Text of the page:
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GARDEN STATE Falls Flat

GARDEN STATE Falls Flat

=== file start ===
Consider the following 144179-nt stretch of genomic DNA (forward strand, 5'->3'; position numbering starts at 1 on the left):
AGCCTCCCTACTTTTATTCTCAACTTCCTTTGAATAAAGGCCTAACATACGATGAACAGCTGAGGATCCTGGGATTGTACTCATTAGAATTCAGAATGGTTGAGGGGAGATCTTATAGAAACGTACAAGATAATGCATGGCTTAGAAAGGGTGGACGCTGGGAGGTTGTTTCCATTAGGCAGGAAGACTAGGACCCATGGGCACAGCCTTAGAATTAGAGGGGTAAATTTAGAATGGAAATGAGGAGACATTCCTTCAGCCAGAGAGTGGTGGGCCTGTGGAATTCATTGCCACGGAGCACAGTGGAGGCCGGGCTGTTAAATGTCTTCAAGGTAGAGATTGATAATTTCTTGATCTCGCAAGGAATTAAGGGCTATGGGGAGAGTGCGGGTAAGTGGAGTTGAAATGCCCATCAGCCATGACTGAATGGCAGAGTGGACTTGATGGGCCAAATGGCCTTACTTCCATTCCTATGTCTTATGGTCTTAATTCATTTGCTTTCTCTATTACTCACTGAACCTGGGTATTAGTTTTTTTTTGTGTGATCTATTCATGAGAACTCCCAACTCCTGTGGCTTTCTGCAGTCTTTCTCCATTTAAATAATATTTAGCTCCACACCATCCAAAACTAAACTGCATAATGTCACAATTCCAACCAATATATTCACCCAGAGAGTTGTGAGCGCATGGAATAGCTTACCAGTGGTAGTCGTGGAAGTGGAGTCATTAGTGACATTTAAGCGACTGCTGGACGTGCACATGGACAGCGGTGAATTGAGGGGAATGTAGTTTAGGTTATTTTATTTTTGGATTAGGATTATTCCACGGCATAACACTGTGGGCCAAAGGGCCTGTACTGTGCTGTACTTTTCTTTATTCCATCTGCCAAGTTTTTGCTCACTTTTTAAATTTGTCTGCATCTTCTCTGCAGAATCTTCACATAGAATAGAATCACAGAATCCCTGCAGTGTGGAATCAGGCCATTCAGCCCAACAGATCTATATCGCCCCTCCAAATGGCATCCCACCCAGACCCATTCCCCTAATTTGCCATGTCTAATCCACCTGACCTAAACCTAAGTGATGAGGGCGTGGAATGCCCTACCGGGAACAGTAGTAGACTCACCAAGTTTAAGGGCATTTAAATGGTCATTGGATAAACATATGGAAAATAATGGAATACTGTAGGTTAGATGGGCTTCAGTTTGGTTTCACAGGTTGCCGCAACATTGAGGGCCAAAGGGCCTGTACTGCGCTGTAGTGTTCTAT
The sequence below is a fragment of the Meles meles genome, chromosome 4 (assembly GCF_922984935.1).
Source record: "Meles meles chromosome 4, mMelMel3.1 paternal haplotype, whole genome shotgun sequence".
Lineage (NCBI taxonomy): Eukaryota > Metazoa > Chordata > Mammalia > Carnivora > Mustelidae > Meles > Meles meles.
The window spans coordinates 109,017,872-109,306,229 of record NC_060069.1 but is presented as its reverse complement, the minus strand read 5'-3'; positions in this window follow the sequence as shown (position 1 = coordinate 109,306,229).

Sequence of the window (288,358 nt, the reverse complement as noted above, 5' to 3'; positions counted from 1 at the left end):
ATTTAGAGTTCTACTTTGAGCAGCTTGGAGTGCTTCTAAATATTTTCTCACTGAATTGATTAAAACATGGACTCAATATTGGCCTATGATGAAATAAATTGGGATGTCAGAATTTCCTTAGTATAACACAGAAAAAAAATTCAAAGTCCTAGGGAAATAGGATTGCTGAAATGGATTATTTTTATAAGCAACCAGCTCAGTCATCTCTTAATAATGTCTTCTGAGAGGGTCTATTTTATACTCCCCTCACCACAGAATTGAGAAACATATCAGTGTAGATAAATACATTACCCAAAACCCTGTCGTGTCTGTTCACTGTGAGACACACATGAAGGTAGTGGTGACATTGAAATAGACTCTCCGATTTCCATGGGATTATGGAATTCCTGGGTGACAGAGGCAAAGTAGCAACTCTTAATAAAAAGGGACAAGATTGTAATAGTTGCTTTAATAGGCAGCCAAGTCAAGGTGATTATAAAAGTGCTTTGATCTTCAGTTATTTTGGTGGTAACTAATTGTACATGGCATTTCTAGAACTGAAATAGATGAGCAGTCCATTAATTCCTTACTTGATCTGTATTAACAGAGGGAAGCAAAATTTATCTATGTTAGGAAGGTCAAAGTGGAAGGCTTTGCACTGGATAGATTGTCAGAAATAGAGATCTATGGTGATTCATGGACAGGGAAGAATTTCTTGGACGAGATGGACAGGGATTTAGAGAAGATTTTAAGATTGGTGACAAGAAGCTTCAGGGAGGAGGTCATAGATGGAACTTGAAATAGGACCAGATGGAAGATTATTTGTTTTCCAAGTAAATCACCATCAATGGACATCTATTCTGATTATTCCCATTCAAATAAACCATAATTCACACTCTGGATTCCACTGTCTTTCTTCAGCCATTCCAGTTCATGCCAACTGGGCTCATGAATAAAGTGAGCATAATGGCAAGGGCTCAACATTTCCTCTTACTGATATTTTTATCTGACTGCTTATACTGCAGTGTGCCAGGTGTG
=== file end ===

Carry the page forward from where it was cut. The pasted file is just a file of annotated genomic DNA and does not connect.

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I had the opportunity to see an advance screening of GARDEN STATE last night and was terribly disappointed. Zach Braff (who starred and directed) plays Andrew Largeman, a depressed, over medicated actor who comes home for his mother’s funeral and begins to reconnect with his friends and estranged father. The film’s opening is promising, hinting at a dry wit reminiscent of THE GRADUATE and HAROLD AND MAUDE but quickly falters, with a weak script that feels more like a collection of scenes where Braff gets to roll his eyes at those crazy, kooky inhabitants of suburban New Jersey. The stockpile of supporting characters are never developed beyond their eccentricities. They are used primarily for comic punch lines or to provide background in over stylized settings for the developing relationship between Braff and Sam (Natalie Portman), which, while being sincere, is annoyingly trite, with the two primarily standing around exclaiming melodramatic, quirky things about themselves. Portman oddly seems like a lanky, twelve-year old girl, leaving one to question what Braff sees in her in the first place. Their relationship is reminiscent of Jim Carrey’s and Kate Winslet’s in the far superior ETERNAL SUNSHINE OF THE SPOTLESS MIND, with Carrey playing the shy, damaged man and Winslet the eccentric, charming girl. But Carrey and Winslet’s interactions are natural and incredibly poignant, while Braff and Portman’s are weakened by heavy exposition and forced staging. It’s a shame that the film falters so badly, as Braff has a nice on screen presence and a good directorial eye for interesting shots, but definitely could learn a thing or two from Charlie Kaufman about structure and sublety.

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